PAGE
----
All of the "owners" of a patent must generally be included in an action to enforce the patent. The failure to include any such necessary party may be grounds for dismissal of the action (entities declining to join in the action may, however, be joined involuntarily). Such defects in "standing" might not be curable by subsequently acquiring, such as through a nunc pro tunc assignment, full ownership rights in the patent after the lawsuit has already been filed. These requirements ensure that all interested parties are before the court and that their interests are considered, and also serve to prevent accused infringers from being subjected to multiple infringement suits and duplicate liability.
Employers routinely rely on assignment requirements in employment agreements to obtain ownership of inventions and discoveries made by their employees, and the patent rights appurtenant thereto. Employers should, however, make certain that this reliance is not misplaced before bringing a patent infringement action. As addressed by the U.S. Court of Appeals for the Federal Circuit ("Federal Circuit") in its recent decision in IpVenture, Inc. v. Prostar Computer, Inc., 06-1012, -1081 (Fed. Cir. Sep. 28, 2007), the ability of an employer to enforce a patent that it asserts it owns by virtue of an employment agreement, without having to join the inventor employee(s) in the action, can hinge on, of all things, the grammatical tense used in the employment agreement assignment language.
Employment agreements that contain phrases such as "Employee does hereby grant ownership of all inventions and discoveries to Employer" or "Employee hereby conveys, transfers and assigns its interest in any inventions to Employer" are construed by the federal courts to constitute present assignments. Present assignments are effective as of the execution date of the employment agreement. In contrast, clauses such as "I agree to assign all inventions and discoveries to Employer" or "All inventions and discoveries will be assigned to Employer" are construed to be merely agreements to assign, and are not present assignments. Such clauses are not considered effective until the employee actually carries out the promise to make the assignment by executing an assignment agreement.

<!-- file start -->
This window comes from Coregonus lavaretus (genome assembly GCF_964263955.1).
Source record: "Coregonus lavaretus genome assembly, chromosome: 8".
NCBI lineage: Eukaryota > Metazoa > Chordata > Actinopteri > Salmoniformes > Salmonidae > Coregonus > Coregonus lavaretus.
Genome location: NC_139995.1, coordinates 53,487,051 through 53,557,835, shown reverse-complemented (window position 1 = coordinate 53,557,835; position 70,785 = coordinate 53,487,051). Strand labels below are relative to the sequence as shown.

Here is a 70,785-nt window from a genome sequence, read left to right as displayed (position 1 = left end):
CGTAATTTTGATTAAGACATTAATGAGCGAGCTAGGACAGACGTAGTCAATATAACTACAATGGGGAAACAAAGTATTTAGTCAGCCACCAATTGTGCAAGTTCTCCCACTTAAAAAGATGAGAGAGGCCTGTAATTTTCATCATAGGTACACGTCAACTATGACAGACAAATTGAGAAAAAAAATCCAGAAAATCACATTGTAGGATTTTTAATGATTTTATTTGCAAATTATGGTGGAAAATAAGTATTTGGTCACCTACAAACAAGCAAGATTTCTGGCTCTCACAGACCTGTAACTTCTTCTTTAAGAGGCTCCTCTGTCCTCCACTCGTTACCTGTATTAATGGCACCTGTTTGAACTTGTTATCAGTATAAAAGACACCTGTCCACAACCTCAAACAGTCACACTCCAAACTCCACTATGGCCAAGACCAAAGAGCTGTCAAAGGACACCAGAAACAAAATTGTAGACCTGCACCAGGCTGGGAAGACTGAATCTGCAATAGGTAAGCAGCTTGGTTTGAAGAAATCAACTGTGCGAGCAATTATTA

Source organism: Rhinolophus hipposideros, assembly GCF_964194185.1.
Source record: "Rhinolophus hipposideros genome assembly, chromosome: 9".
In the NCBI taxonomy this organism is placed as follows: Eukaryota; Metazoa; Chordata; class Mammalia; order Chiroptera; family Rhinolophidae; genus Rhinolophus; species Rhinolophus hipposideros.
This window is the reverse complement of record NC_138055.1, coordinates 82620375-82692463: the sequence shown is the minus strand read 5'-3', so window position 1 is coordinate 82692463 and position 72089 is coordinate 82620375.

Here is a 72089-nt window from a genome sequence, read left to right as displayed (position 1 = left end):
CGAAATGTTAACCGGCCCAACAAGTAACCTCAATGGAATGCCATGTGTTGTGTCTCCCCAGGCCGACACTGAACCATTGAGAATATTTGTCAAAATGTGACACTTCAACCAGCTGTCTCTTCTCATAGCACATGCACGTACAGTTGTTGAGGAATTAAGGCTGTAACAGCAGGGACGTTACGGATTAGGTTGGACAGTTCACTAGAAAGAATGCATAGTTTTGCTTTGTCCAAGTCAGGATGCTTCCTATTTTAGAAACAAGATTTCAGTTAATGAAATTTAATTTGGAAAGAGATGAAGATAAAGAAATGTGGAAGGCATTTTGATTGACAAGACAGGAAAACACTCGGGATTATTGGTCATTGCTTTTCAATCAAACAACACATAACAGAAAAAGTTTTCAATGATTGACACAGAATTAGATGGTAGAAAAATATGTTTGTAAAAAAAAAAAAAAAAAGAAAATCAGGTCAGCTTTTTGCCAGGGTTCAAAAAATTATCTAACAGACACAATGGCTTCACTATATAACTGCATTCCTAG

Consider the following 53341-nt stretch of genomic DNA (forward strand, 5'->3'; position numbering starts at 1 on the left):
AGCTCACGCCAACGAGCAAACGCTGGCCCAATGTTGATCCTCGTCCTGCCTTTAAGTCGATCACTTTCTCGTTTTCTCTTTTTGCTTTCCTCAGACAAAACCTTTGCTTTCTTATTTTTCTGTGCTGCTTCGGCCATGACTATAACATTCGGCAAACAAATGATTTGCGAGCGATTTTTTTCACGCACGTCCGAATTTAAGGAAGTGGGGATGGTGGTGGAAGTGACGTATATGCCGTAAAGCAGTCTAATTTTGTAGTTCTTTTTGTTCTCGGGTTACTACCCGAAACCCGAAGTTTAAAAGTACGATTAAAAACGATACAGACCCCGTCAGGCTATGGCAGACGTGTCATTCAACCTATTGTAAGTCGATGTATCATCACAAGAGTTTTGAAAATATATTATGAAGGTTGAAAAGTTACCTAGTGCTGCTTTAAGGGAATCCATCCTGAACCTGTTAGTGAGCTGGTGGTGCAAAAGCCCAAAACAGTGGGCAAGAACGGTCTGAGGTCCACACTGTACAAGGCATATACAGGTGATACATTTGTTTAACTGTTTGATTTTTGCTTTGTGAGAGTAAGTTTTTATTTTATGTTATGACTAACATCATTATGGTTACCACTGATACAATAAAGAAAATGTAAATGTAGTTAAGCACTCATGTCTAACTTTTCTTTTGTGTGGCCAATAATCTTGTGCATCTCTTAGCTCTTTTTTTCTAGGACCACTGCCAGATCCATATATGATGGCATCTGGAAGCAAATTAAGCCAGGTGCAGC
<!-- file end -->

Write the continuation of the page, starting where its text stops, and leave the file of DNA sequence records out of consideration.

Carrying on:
The IpVenture case turned precisely on this distinction in language. IpVenture sued two computer manufacturers for patent infringement of a patent it claimed to own. The district court granted defendants' motion to dismiss the case because Hewlett-Packard ("HP"), the employer of one of the inventors at the time of the invention, was not named as a party. The district court found that HP had an ownership interest in the patent in a suit stemming from this inventor's employment agreement with HP. That agreement contained a provision requiring him "to assign [inventions and discoveries] to HP."
The Federal Circuit reversed the district court's dismissal of the action. It found that the employment agreement provision in question was not a present assignment, but rather merely an agreement to assign in the future to HP. The agreement to assign was never consummated by an actual written assignment document. Accordingly, at the time the lawsuit was commenced by IpVenture, HP did not, in fact, have any actual ownership interests in the suit patent and was not a necessary party to the litigation. The Federal Circuit also considered an agreement between IpVenture and HP entered into after the action had been filed which confirmed that HP had never acquired an interest in the patent at issue.
What This Means For You
Assignment provisions in employment agreements should be drafted as present assignments. Carefully review employment agreements with litigation counsel before commencing suit. As a prophylactic measure, it is good practice to execute a formal assignment for each intellectual property development, even where the employment agreement is properly drafted as a present assignment.
Corporations desiring to supplement deficiencies in existing employment agreements by presenting current employees with new agreements which require them to assign intellectual property to the employer should proceed with caution and consultation with appropriate counsel. The law varies from state to state, but some jurisdictions hold that mere continued employment is inadequate consideration to render such an agreement enforceable. Instead, in such jurisdictions, the employee must be provided with adequate additional consideration.
Randy Lipsitz is an Intellectual Property Partner in the New York office of Kramer Levin Naftalis & Frankel LLP. He was assisted by Richard Moss, Special Counsel, and Aaron Frankel, Associate, at Kramer Levin.